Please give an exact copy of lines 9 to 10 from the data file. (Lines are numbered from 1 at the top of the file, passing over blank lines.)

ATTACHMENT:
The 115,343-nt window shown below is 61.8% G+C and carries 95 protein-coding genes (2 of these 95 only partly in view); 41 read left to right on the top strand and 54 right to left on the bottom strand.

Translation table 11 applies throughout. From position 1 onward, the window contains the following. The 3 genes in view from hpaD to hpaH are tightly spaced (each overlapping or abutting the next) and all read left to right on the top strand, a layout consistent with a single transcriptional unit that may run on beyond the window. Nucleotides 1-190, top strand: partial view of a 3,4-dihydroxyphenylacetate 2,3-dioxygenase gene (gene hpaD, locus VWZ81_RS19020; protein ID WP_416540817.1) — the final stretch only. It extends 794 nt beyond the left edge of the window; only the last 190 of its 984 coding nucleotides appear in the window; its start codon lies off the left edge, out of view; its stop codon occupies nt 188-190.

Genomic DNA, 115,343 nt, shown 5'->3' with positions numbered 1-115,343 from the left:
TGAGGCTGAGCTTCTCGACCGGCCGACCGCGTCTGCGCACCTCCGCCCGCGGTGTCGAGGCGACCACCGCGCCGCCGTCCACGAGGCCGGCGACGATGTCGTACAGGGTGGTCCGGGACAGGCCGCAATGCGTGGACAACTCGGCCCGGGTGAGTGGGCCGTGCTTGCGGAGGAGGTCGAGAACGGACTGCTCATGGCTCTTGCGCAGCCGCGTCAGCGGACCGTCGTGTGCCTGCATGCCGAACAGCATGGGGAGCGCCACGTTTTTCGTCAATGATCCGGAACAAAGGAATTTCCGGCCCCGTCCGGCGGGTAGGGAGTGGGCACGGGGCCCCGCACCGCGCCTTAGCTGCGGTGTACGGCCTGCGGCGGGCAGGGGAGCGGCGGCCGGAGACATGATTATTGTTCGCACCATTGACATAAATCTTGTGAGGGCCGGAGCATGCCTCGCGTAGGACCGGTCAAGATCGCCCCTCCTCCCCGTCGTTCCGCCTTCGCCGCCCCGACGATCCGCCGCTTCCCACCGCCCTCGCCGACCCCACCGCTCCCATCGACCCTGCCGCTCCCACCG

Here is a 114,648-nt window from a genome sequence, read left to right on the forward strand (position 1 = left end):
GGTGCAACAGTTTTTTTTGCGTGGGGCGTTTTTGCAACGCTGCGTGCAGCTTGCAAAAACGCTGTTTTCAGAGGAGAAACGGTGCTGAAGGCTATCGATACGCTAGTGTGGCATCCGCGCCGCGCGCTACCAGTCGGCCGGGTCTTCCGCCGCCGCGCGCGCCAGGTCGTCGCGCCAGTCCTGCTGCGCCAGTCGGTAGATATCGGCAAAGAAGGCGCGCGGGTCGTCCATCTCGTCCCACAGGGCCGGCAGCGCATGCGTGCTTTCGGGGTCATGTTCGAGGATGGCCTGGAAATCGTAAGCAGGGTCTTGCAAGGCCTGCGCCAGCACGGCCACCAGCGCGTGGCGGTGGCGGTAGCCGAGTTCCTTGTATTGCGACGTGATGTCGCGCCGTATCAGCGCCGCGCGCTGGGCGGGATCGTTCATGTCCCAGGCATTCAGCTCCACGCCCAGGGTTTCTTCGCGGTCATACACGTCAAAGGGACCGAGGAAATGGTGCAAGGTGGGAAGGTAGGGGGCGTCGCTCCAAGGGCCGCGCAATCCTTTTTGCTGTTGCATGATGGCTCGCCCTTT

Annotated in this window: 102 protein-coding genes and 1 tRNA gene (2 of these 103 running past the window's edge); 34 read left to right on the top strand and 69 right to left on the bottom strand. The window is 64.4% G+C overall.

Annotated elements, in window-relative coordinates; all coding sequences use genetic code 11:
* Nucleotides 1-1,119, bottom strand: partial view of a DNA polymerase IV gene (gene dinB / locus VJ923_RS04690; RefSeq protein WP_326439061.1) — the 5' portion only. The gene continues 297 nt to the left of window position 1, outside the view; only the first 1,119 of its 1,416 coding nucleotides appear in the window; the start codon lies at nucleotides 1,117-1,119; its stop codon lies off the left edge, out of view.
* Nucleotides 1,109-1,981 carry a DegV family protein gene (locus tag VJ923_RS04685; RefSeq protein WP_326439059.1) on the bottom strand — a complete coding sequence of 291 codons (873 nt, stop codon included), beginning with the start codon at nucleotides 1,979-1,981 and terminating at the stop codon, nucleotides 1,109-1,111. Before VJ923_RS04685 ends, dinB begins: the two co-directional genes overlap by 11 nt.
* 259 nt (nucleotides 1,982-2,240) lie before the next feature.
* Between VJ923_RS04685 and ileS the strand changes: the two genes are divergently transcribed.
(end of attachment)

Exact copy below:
* Nucleotides 1-1,119, bottom strand: partial view of a DNA polymerase IV gene (gene dinB / locus VJ923_RS04690; RefSeq protein WP_326439061.1) — the 5' portion only. The gene continues 297 nt to the left of window position 1, outside the view; only the first 1,119 of its 1,416 coding nucleotides appear in the window; the start codon lies at nucleotides 1,117-1,119; its stop codon lies off the left edge, out of view.
* Nucleotides 1,109-1,981 carry a DegV family protein gene (locus tag VJ923_RS04685; RefSeq protein WP_326439059.1) on the bottom strand — a complete coding sequence of 291 codons (873 nt, stop codon included), beginning with the start codon at nucleotides 1,979-1,981 and terminating at the stop codon, nucleotides 1,109-1,111. Before VJ923_RS04685 ends, dinB begins: the two co-directional genes overlap by 11 nt.